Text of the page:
Tributes have been paid to NEAS for the “wonderful” life-changing care our staff gave to a much-loved adult, Euan Still. 
Euan’s family have thanked the Society for its “outstanding dedication” in transforming his life over more than 20 years. Euan sadly died, aged 37, after battling cancer for three years.

NEAS staff are mourning the loss of Euan Still, who spent more than 20 years inspiring smiles at the Society.

Tributes have been led by Brian Stoker, the charity’s Head of Care Services.

Euan had an infectious personality, with the ability to make people who were around him smile, and it was always a pleasure to be in his company,” said Brian. I watched him develop into a fine young man and have happy memories of our walks and talks along the beach or cycling around the park.

“He was very much part of our home and enjoyed helping out with daily activities. Euan had a passion for social activities and was happiest when he was going out to restaurants, the disco or karaoke.”

Euan was born in York and was diagnosed as autistic when he was three, after concerns had been raised by his parents, Tony and Janet, when he missed several early developmental milestones.

“He had a fascination for vacuum cleaners, hair-dryers, washing machines, and anything that made a noise or twirled, and the possibility that he could be autistic was uncovered by us,” said Tony.

However, attitudes and understanding were very ill-informed then, and the family remember being told by local education staff in York at the time: “There’s no autism in North Yorkshire.”

“They just didn’t want to consider it, so we travelled up to Edinburgh for a second opinion, and the diagnosis was confirmed within minutes – it was so obvious,” said Tony.

Euan attended a special nursery school until he was six whilst the family faced a battle with bureaucracy over his future education. Finally, on the advice of a specialist in Nottingham, Euan was given a place in a mainstream primary school, with five hours of individual tuition, and a classroom assistant assigned to help with lessons and take him out if he became disruptive.

In the middle of his second year, it became clear that the school was unable to cope, and a turning point came when local education authority made contact with what was then the Tyne and Wear Autistic Society, which was later renamed as the North East Autism Society.

Euan’s behaviour had become very difficult, with screaming and shouting and staying awake at night, and it was taking its toll on everyone. The North East Autism Society was the nearest source of support we could find. They rescued us, and we’ll be forever grateful.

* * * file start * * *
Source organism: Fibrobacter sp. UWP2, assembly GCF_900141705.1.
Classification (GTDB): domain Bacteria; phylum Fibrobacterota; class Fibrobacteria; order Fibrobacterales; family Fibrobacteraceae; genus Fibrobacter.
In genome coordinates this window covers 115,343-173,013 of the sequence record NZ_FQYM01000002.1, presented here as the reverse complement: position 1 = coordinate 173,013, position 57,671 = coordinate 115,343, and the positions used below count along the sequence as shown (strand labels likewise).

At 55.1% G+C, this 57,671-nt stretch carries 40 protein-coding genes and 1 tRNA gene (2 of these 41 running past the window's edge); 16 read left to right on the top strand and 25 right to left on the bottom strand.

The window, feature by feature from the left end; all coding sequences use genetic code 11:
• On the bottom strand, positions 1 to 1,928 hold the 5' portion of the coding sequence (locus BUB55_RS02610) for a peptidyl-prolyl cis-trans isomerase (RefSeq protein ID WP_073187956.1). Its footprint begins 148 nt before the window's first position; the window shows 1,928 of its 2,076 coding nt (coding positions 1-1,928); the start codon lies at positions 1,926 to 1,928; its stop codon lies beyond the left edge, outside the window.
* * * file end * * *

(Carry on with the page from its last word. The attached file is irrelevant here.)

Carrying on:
When he was eight, Euan was given a place in the Carley Hill residential unit, at Thornhill Park School, in Sunderland.

“He was finally given the kind of one-to-one attention that he needed and, from then on, he made huge progress,” said Tony.

Euan continued to be cared for by NEAS, advancing through various units, including Thornhill, Thornholme, Emsworth and – as he moved into adulthood – to Thorndale.

“He was looked after by a very caring, enthusiastic group of men and women, who met all his needs, and worked hard to ensure his life was enjoyable,” said Tony.

The family wished to pay particular tribute to Jackie Herbison, manager of Thorndale when Euan first went there, Dave Wake, who succeeded her, and Deputy Manager Nicola Tarbet.

“Euan made a list of all the staff and was always revisiting it, then telling people about them all. That was an indication of how special they all were to him,” said Tony.

Euan also enjoyed visiting the charity’s workshop at Hendon, and the family still have a garden bench that he helped to make, as well as a coffee table, and planters.

In 2018, due to his condition deteriorating, Euan was taken to a hospital at Newbus Grange, near Darlington, with the intention of returning to NEAS once his medication had been readjusted.

However, a decision was taken for him to live in a flat within a home, run by Lifeways, in the Cockerton area of Darlington. This was when he was diagnosed with cancer.

His mother, Janet, said:

Euan was just a lovely person. He had difficulties, but they didn’t change how lovely he was. He was so loving and affectionate with everyone.

Euan also had an older sister and brother, Alison and Laurie. His funeral will take place at York Crematorium at 12.20pm on March 26, and NEAS will be represented by Dave Wake and Nicola Tarbet. Due to the fact that only 18 people can attend because of Covid-19 restrictions, a webcast has been set up at (user-name zixi9823, password 918942).